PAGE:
The Washington PostDemocracy Dies in Darkness

Janice Bluestein Longone, doyenne of cookbook collectors, dies at 89

Her archive of thousands of antiquarian cookbooks helped give food a place at the table of history

Janice Bluestein Longone collected thousands of historical cookbooks, including this one, “Child Life Cook Book,” one of her favorites. (Larry E. Wright/Ann Arbor News via AP)
8 min

Janice Bluestein Longone, an antiquarian bookseller who gathered thousands of cookbooks and other relics of the American kitchen in a collection that helped give food a place at the table of history, died Aug. 3 at a nursing home in Ann Arbor, Mich. She was 89.

She had congestive heart failure, said her nephew Jay Bluestein.

Mrs. Longone had no doctoral degree in history, no formal training in library science and no Michelin star to her name. But over more than half a century, she amassed an archive of gastronomy that is revered among chefs, scholars and gourmands as an unparalleled repository of culinary history. Julia Child and James Beard were among the cooks and cookbook authors said to have turned to Mrs. Longone, a self-described “digger,” for her help locating particularly hard-to-find recipes or volumes.

The Janice Bluestein Longone Culinary Archive, housed since the early 2000s at the University of Michigan, includes more than 20,000 cookbooks, menus, pamphlets, labels, posters, and product advertisements. Together those materials help reveal not only the history of American cuisine but also American history itself — the arrival of immigrants who brought with them the foods of their homeland, the feminist movement and the changing roles of women in the home and in society, even the effect of the introduction of refrigeration in American homes.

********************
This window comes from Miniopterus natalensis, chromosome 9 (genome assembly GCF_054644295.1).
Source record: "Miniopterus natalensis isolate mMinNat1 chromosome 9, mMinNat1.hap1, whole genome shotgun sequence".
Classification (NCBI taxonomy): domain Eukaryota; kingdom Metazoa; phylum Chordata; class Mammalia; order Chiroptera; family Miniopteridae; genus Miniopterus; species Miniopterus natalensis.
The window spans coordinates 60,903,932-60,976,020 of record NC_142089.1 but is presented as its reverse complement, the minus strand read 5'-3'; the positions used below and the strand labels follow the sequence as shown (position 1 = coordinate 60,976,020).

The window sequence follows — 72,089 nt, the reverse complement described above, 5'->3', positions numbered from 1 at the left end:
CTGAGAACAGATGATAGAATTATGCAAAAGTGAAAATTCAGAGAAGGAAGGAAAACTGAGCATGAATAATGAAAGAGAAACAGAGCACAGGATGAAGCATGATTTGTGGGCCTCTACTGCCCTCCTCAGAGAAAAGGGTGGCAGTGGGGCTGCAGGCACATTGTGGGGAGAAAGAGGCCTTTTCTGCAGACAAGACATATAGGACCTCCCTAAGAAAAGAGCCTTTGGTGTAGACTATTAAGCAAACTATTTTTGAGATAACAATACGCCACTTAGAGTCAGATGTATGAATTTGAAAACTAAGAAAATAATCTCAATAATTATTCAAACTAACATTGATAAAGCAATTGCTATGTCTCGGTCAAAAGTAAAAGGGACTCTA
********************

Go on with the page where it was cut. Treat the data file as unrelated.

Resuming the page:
“Women’s voices, which are so often lost, were very much found in cookbooks, and the collection she acquired was extraordinary,” Ruth Reichl, the food writer and former editor in chief of Gourmet magazine, said in an interview. “She saw in [a cookbook] much more than recipes. She really saw that it was a way to understand the past.”

At its inception, Mrs. Longone’s collection was a project undertaken to satisfy her personal curiosity. The daughter of Jewish immigrants from Ukraine, she grew up in a Boston tenement and remembered the kitchen as the center of her family’s home. She gained much of her early knowledge about food from her lifetime subscription to Gourmet magazine, a gift from her husband when they were newlyweds in 1954.

Mrs. Longone began collecting historical cookbooks and in 1972 opened the Wine and Food Library, a bookstore that she operated from her home in Ann Arbor. It quickly grew in renown, attracting a devoted coterie of mail-order clients as well as cooking aficionados who detoured great distances to peruse her teeming shelves. For old volumes, prices ranged from $10 to $8,000.

“She was the doyenne of American cookbook dealers,” said Bonnie Slotnick, the owner of Bonnie Slotnick Cookbooks, an out-of-print and antiquarian bookstore in Manhattan. “I don’t know if there is anybody else who is around today who could come anywhere near her.”